Note

2D simulations and OpenCL are not supported in sparse mode.

Errors will be generated if any incompatible sparse mode settings are detected on the object and the solver. However, the solver is oblivious of external resizing, so you must ensure that it’s done in full tiles.

The object’s active mask field stores the simulation region in sparse mode. This field is equal to 1 in regions that are simulated by the solver and 0 in inactive areas. The active field is rebuilt at every timestep to account for the motion of the fluid and new sourcing. See Understanding Resizing below for more information about how this is actually done.

Notes

  • The Gas Build Occupancy Mask operator takes care of constructing the active field.

  • You can enable Active Region visualization on the smoke object’s Guides tab to see the simulated areas.

  • Inactive areas in sparse mode are treated as vacuum that smoke is free to move into. Therefore, if there are two puffs of smoke blowing toward each other, they will be completely invisible to one another until they come close enough for their active regions to merge.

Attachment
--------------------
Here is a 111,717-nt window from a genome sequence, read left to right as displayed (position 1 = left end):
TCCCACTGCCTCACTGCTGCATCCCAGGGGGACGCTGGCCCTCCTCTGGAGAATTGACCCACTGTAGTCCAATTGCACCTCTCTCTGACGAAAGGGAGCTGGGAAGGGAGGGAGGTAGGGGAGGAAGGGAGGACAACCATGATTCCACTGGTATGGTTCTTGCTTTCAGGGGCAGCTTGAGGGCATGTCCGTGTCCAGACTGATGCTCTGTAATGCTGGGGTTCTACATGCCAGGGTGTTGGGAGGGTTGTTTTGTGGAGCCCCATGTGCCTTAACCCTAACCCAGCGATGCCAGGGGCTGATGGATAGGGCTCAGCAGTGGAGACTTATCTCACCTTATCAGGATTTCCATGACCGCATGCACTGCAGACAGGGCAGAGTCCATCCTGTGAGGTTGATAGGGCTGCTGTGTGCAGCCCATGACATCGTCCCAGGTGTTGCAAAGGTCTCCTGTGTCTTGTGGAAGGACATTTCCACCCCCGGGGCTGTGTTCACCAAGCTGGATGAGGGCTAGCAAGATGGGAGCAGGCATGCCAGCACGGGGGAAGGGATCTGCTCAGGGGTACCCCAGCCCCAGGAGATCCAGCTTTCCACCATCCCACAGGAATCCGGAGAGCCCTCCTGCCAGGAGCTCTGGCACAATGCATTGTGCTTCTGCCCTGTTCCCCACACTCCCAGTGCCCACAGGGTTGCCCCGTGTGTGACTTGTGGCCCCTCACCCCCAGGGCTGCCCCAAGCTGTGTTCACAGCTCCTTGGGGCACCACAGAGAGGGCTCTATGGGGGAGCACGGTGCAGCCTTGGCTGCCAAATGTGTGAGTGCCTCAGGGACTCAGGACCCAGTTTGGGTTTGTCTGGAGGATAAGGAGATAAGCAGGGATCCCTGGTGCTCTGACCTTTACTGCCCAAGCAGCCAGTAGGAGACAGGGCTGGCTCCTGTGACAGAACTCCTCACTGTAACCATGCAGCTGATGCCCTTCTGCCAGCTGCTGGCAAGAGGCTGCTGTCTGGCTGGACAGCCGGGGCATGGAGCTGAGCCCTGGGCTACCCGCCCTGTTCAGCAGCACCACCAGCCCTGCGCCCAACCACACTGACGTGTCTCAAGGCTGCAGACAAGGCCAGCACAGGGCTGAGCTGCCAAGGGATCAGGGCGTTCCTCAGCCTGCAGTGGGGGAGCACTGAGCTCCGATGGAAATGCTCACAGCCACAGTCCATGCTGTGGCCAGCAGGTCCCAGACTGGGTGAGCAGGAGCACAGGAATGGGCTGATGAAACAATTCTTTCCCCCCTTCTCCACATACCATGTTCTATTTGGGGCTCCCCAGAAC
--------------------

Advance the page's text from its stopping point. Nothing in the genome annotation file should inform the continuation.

Full tiles

For efficiency, active regions come in full tiles. A full tile is a 16x16x16 chunk of voxels, and boundaries of full tiles must remain fixed. Therefore, it is very important that resizing performed outside the solver is done in full tiles.

Stenciled operations

When working in sparse mode, the pyro solver ensures that all its internal steps are done sparsely. However, other microsolvers in the network (such as an additional Gas Disturb), need to use the active field as a stencil to avoid doing unnecessary work. In particular, if a node has a Stencil Field parameter, it must be set to active. When a stencil field is provided, only voxels whose stencil value exceeds 0.5 will have the operation applied. In the context of a sparse pyro simulation, using the active field as a stencil means that the node’s work will only be carried out where needed.

Note

Default value of the Stencil Field parameter is set to active to ensure that newly-attached microsolvers only work in the areas of interest.

Note

The active field is up-to-date as of the solver’s Forces input. Stenciled microsolvers should be attached here.